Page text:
While Henry had inherited his Welsh surname from his father, Edmund Tudor, his claim to the English throne came through his mother, Margaret Beaufort. She was the great-granddaughter of John of Gaunt through his children with Katherine Swynford who had been given the name Beaufort. During John of Gaunt's lifetime, his Beaufort children were raised up and even legitimized after he married their mother. In 1396-7, he obtained papal consent to the legitimization and convinced the king, his nephew Richard II, to recognize them by law. The Beaufort children were officially 'sprung from royal stock' and recognized as able to 'receive, hold, enjoy, and exercise, as fully, freely, and lawfully as if you were born in lawful wedlock' any 'honours, dignities, pre-eminencies, status, ranks, and offices, public and private, perpetual and temporal, feudal and noble.'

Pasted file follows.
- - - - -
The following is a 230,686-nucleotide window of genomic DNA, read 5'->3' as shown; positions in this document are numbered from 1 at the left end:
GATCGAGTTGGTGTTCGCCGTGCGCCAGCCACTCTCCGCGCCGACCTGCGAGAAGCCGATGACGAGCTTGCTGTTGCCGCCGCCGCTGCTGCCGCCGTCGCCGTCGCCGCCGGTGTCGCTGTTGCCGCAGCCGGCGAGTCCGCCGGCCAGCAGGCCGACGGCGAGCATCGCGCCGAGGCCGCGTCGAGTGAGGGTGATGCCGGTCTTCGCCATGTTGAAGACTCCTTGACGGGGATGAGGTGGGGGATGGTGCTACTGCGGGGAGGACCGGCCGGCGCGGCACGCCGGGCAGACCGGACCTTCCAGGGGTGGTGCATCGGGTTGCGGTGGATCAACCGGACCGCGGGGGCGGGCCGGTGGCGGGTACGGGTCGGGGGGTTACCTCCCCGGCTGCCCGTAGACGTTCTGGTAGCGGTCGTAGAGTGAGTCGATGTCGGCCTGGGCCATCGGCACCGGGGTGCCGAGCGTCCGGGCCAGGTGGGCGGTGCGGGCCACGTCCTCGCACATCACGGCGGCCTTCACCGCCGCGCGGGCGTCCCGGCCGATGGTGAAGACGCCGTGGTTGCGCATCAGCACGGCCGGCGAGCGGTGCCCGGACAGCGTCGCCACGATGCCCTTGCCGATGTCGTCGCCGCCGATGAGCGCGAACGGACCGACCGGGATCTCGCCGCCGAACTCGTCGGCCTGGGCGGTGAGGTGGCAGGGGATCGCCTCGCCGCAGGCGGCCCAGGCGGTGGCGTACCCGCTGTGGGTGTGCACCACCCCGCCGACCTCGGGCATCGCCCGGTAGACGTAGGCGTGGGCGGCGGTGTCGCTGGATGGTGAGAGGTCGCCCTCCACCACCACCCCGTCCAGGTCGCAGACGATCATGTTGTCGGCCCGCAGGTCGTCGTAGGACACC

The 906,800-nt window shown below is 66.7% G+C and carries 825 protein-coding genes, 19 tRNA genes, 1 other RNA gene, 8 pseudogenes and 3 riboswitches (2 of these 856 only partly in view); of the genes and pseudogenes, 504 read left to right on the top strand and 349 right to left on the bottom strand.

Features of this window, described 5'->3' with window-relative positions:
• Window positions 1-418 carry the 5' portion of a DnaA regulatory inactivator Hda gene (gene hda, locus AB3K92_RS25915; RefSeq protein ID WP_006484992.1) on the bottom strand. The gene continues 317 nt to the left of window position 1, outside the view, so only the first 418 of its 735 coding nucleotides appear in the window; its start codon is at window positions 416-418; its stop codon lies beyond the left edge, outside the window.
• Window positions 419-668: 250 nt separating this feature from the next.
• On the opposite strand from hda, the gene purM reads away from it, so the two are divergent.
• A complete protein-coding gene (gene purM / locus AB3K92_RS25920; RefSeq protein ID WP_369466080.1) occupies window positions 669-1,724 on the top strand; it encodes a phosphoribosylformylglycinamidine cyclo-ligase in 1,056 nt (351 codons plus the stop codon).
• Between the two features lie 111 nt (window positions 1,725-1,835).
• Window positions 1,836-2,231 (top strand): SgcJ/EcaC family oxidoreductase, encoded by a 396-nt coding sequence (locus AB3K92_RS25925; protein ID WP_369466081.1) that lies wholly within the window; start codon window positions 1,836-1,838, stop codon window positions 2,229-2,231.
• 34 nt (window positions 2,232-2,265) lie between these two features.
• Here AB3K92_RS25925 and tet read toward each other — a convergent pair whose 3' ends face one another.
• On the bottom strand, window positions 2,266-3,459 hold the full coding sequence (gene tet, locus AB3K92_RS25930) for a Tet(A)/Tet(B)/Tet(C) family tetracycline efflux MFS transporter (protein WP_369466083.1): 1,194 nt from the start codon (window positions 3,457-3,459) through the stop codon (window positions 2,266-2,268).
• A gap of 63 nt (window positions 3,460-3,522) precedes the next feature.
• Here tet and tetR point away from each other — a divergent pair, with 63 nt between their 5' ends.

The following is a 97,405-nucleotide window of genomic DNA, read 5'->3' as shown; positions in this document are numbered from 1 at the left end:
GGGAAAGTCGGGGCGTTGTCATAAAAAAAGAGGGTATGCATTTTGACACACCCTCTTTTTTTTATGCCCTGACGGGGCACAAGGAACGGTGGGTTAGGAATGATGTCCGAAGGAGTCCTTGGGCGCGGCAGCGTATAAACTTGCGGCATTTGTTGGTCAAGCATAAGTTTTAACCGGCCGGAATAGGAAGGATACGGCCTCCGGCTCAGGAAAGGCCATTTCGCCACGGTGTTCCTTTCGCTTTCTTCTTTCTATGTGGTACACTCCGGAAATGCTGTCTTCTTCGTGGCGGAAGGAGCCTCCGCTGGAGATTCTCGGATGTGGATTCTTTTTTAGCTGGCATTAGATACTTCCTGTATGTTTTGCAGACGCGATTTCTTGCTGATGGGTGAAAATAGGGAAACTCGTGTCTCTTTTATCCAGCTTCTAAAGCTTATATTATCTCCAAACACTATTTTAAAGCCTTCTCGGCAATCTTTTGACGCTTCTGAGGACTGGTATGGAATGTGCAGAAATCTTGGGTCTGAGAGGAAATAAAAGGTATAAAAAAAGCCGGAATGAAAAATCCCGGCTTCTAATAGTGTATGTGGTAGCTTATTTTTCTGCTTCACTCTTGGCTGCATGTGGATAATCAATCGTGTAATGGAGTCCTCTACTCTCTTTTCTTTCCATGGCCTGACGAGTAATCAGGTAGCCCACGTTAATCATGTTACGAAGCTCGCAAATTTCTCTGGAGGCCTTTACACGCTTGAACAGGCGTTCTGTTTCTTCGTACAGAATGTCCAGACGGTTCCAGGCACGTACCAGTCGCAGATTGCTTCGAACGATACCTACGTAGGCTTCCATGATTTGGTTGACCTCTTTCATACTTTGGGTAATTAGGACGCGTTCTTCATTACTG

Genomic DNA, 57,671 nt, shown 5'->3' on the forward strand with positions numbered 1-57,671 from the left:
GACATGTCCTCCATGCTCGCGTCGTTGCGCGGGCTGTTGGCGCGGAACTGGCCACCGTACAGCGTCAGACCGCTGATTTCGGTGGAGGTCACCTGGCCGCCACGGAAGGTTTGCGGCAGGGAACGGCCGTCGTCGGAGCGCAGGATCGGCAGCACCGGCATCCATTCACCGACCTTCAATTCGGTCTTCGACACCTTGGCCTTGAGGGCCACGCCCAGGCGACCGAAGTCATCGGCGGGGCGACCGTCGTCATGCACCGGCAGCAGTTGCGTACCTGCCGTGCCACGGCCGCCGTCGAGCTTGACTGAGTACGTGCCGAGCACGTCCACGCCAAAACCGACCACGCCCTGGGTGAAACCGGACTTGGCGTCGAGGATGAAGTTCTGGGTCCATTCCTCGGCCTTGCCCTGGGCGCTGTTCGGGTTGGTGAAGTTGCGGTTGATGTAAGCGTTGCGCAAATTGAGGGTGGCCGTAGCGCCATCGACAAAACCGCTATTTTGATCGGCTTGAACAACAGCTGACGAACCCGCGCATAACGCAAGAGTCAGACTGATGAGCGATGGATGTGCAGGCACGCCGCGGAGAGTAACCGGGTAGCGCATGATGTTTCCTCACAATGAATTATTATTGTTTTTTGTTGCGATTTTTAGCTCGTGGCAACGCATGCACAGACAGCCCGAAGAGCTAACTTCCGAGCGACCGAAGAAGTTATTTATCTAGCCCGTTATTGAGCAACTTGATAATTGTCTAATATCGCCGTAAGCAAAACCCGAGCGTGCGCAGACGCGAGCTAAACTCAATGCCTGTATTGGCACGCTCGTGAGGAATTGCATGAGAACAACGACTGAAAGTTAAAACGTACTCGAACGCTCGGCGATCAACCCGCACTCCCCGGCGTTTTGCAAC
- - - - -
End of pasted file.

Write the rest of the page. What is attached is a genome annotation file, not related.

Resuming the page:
By the time Henry Tudor landed at Milford Haven, his mother was the sole remaining Beaufort heir, the male branches of the family having been rather thoroughly pruned during the Wars of the Roses. Henry claimed the crown through conquest, but his right to challenge the previous king was based upon the royal blood he inherited from his Beaufort mother.

The Beauforts had always been close to the crown - too close indeed for the York challengers to the Lancastrian throne (who incidentally also had some Beaufort blood through family matriarch Cecily Neville). After their legitimization, John of Gaunt saw his oldest Beaufort son created Earl of Somerset. However, Henry IV, though he was close to and depended heavily upon his Beaufort half-siblings, perceived that it was in his interest to limit their ability to rise. A clause was inserted into the original statute: 'excepta dignitate regali.' The Beauforts could receive, hold, and inherit titles, but not The Title. Was this amendment a legal addition to the law? At the time, it did not seem to matter. The Beaufort's loyally served their royal half-brother and his son after him, making no claim to the throne of their own though they did collect plenty of other titles and honors.